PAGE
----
With coronavirus infections continuing to surge in California ahead of Thanksgiving, public health officials urged those who travel during the holiday to quarantine for 14 days and said more drastic restrictions could be necessary if case rates continue to rise.
The urgent warnings come after economic reopenings were rolled back in some parts of the state and it became clear that hard-hit places such as Los Angeles County would not see their restrictions eased for the foreseeable future amid the widespread COVID-19 pandemic.
After declining earlier in the fall, California’s weekly cases have doubled in the past month. The Golden State is now averaging about 6,300 new cases a day over the past week, up from about 3,200 a month ago, according to a Times analysis. COVID-19 hospitalizations have risen 50% in the last month, and the coronavirus positive test rate has climbed by nearly 70%, with 4.4% of test results coming back positive over the past week, up from 2.6% a month ago.
The state as a whole hit 1 million confirmed cases Thursday, another grim milestone in a year full of them. In a sign of the worsening conditions, the drive-through testing site at Dodger Stadium has been flooded with people in recent days.
If the surge continues in L.A. County, “additional actions” could become necessary to bring the rate of transmission back under control, Public Health Director Barbara Ferrer said Thursday.
Though she didn’t elaborate on what potential new measures could be implemented, Ferrer emphasized that L.A. County remains on a knife’s edge and that everyone needs to do their part to keep conditions from worsening.
“We all need to act now,” she said during a media briefing. “The actions we take today, tomorrow and next week have tremendous impact on the health and well-being of many, many people across the county. If, collectively, we fail to stop the acceleration of new cases, we will have no choice but to look at additional actions.”
There has been debate about whether California might need to impose further restrictions if COVID-19 continues to spread. That would be bad news for retailers, who have been battered by the shutdowns and were hoping to finally see some relief during the typically busy holiday season.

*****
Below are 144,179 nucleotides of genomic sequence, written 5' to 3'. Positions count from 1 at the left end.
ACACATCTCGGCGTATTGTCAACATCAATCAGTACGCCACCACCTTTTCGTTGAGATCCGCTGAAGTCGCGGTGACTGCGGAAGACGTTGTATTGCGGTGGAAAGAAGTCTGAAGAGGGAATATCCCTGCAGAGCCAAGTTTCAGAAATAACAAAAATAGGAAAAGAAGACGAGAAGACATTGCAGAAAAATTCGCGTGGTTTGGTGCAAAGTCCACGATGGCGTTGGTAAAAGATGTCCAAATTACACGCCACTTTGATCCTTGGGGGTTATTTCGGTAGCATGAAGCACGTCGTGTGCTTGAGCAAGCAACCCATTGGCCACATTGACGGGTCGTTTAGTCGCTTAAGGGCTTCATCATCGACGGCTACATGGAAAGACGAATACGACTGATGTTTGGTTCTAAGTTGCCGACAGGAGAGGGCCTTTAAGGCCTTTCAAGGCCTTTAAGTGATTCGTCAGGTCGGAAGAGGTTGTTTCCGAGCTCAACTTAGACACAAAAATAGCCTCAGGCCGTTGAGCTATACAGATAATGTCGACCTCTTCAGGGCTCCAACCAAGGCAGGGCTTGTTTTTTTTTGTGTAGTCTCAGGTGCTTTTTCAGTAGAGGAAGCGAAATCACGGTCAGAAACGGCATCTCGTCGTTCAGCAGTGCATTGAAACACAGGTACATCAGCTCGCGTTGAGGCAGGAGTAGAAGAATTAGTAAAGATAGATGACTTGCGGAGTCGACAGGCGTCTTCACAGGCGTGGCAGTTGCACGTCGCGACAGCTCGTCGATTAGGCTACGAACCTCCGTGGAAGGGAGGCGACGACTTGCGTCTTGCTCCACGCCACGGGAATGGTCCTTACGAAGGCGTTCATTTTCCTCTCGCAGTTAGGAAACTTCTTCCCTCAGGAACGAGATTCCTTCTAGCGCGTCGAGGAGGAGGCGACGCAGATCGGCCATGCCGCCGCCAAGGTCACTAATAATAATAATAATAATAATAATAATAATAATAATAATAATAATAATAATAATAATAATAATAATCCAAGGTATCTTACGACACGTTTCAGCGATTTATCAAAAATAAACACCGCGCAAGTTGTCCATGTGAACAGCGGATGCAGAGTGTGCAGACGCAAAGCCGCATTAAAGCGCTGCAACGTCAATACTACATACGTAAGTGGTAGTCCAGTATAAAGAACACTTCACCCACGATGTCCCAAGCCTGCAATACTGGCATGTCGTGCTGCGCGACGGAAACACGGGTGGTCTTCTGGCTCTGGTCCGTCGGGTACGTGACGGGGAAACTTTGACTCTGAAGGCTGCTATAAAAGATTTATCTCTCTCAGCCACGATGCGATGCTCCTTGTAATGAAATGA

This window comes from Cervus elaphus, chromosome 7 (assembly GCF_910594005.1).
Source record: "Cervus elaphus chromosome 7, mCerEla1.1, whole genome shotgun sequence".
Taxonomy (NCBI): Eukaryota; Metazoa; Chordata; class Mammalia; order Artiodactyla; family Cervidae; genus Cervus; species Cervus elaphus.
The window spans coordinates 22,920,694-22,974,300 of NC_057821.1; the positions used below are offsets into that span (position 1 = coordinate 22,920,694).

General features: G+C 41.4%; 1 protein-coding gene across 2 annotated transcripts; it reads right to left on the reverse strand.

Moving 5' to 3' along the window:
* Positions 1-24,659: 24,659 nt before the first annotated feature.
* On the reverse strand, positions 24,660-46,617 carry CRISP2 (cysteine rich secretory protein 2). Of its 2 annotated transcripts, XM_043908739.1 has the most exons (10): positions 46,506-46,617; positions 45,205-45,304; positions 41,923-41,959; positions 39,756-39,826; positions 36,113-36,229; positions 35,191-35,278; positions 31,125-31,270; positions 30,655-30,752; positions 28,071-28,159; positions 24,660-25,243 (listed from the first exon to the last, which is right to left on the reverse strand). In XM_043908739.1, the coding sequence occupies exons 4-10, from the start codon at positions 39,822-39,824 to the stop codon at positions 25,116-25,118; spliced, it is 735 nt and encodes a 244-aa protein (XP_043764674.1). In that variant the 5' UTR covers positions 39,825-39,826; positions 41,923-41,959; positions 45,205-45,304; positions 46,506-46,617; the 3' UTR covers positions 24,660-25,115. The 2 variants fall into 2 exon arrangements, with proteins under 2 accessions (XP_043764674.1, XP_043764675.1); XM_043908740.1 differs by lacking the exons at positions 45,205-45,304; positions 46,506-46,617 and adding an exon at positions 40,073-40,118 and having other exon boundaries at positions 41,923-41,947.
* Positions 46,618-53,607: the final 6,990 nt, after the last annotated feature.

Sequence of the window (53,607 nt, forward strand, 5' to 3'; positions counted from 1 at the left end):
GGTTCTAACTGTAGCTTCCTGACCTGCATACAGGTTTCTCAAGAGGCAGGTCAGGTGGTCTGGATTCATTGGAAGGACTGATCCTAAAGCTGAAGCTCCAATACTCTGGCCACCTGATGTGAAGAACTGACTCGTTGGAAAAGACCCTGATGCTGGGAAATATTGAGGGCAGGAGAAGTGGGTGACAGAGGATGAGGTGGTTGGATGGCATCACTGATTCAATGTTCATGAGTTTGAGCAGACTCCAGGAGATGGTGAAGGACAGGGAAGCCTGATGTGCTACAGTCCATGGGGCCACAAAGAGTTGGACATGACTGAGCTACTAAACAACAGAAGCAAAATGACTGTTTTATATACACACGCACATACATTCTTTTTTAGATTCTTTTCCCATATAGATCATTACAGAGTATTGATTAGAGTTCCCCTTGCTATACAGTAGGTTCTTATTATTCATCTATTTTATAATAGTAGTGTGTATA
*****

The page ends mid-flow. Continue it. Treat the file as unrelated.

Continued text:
Dr. John Swartzberg, an infectious-disease expert at UC Berkeley, said earlier this week that he believes the novel coronavirus is likely to swamp California in December and parts of the state economy will have to be shut down.
“Within a month after Thanksgiving, the number of cases is going to be up significantly,” Swartzberg said. “California is going to be very worried, and we will start to see things close down.”
L.A. County is recommending that residents don’t travel out of state for the holiday and that if they do, they quarantine for 14 days upon their return.
“If you are going to travel — which we are recommending you not do, we are actually recommending this Thanksgiving be a stay-at-home Thanksgiving — but if you are going to travel, we do ask when you come back that you quarantine for 14 days,” Ferrer said. “And the tighter you can restrict your activities over those 14 days, the better off we all are.”
Though the idea of not seeing family and friends after such a difficult year may strike some as untenable or unreasonable, health officials have repeatedly warned that gathering with those outside one’s immediate household heightens the risk of transmitting the disease.
Ferrer acknowledged it was a sacrifice, saying she won’t get to see her grandchildren for the holiday because they live in another state.
“Like all of you, I wish things were really different. But they’re not,” she said. “And my feeling is I don’t want to be one of the people that’s contributing to not only increasing cases that restrict our ability to continue with our recovery journey, but increasing cases that could result in other people getting sick and even dying.”
California has generally banned large gatherings and says smaller ones of no more than three households may be held outdoors with limitations, including time limits and requirements that attendees physically distance and wear face coverings.
L.A. County, like California as a whole, is seeing a renewed surge in coronavirus infections that shows no signs of dissipating. As of Nov. 3, the average number of daily cases in the county was 1,464 — up from 988 a month prior, Ferrer said.
Recent counts have been even higher. On Thursday, Ferrer reported 2,533 new cases.
The county is also starting to see hospitalizations climb. On Thursday, there were 953 COVID-19 patients in hospitals countywide — up from 777 on Nov. 2, Ferrer said.
Given that it usually takes a few weeks for a crush of cases to result in a corresponding increase in hospitalizations and deaths, Ferrer said that “we most likely haven’t yet seen the full consequence of the surge in cases we recently experienced.”
“While we’ve made impressive strides in caring for people who are ill with the virus, this much of an increase in cases may very well result in tremendous suffering and tragic deaths down the road,” she said.
So far, the county has not seen an uptick in deaths corresponding to the surge. In fact, as of Nov. 2, the average number of deaths per day in the county was 10, which “is the lowest number that we have seen since the very early days of the pandemic,” Ferrer said.
Still, she emphasized, “It’s going to take all of us to avoid increased heartbreak.”
Times staff writers Rong-Gong Lin II and Maura Dolan in San Francisco contributed to this report.